And it is from this already overworked, overburdened, overtaxed population that we want to erect a California or Massachusetts-style bureaucracy.

We want to regulate more, tax more, ban more and demand more from everything and everyone – except, God forbid, our own government. You guys and gals writing all the bills at the Legislature act like this state has money to tax and room to breathe, but let me tell you something, we’re all gasping for air here.

Just why does everyone in Hawaii want to run for office? It is because everyone here knows that Hawaii is a palace economy, where the only businesses, nonprofits or labor organizations that actually accomplish anything of note are the ones that get tax subsidies, preferential exemptions or contracts from the state or counties.

“Success” in Hawaii is the exception, not the rule, and the real rule governing this place seems to quietly be that “competition is a sin.”

And this is why when I look at measures like Senate Bill 925, which establishes a wealth tax for “the most wealthy,” I worry about the direction Hawaii is going because we all know “the most wealthy” never pay taxes to begin with, despite all of the taxes that already exist.

They don’t pay taxes because they do activities that have the blessings of government to exempt them from taxes.

Instead, laws that give the government power to take a clipboard and assess from A to Z the worth of purportedly “rich” individuals end up being used as future precedent to do the same thing to poor people.

You let the government tax “rich” people and that will eventually be walked back to where it falls on everyone one day, under the excuse of “we need the money to pay for such-and-such project” or “everyone just needs to pay their fair share to protect (fill in the blank).”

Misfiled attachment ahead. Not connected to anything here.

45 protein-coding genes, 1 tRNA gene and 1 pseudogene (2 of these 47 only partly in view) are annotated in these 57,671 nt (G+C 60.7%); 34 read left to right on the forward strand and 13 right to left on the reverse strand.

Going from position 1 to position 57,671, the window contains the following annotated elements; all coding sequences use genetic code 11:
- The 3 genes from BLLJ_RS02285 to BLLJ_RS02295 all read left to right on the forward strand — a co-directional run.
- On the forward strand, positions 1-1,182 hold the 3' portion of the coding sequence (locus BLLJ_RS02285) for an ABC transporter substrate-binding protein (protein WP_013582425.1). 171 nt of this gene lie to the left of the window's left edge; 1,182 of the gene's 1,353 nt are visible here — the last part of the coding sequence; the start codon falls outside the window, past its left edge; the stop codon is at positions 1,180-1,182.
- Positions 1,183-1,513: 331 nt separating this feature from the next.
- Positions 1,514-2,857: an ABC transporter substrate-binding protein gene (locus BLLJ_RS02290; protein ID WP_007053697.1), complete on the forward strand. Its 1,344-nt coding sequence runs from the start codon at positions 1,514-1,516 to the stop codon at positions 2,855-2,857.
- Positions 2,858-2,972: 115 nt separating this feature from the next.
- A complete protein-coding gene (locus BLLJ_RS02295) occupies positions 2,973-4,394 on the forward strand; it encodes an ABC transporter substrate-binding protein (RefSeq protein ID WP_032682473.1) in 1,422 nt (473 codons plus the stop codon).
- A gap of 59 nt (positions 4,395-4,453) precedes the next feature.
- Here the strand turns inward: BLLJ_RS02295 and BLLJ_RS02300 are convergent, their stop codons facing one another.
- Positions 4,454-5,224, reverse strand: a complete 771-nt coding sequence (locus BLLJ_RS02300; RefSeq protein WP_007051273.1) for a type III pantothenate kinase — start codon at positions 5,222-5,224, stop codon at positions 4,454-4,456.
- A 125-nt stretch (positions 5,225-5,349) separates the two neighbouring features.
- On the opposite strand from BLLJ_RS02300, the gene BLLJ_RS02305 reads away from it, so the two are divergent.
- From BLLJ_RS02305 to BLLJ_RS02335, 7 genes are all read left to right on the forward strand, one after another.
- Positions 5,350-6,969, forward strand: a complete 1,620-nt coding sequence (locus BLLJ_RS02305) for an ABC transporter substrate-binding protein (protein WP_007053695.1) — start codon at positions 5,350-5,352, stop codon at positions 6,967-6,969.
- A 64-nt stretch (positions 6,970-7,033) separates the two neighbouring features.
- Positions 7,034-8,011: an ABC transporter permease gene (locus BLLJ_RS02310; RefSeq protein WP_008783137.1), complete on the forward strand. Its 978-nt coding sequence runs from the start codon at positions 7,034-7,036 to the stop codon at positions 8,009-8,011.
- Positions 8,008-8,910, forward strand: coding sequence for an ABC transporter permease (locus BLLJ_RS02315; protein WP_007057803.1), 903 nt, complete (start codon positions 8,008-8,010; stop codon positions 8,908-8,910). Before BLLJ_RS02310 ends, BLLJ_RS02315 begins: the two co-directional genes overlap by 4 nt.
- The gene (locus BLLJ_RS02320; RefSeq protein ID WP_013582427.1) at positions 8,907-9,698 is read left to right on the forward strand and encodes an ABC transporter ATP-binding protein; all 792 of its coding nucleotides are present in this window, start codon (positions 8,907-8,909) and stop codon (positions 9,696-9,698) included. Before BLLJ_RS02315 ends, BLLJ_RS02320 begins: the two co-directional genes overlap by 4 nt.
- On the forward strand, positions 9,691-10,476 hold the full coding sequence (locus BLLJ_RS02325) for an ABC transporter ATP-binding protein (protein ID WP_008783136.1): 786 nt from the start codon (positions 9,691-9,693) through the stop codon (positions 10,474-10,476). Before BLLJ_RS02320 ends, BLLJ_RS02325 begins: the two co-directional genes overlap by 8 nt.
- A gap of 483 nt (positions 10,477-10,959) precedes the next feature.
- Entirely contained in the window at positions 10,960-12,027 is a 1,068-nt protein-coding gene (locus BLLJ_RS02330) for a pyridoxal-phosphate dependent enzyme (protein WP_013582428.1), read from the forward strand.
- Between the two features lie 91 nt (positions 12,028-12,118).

On Friday, my car broke down on the freeway and a local Hawaiian tow truck driver came to assist me. Without me even prompting him, he began to think out loud while working on my car about how everything was more expensive, more inconvenient and more confusing than ever. He also said he felt betrayed by our elected leadership. I couldn’t argue with him.

Our legislators need to back off and come down from the clouds with their policy mindset. They may think themselves to be mini-members of U.S. Congress, passing important laws, upholding lofty ideals, making ideological history with their black felt tip signature pens. But in reality, they’re just a gaggle of underpaid, overhyped minor elected officials in the same boat as the rest of us.

Hawaii needs to relax on the regulations, relax on the bans, relax on the virtue signaling and just let people live their lives in peace here. If we want to really increase equity and give people prosperity, we need to stop punishing success, stop thwarting personal ownership and stop acting like we know what’s best to do with someone else’s hard-earned money.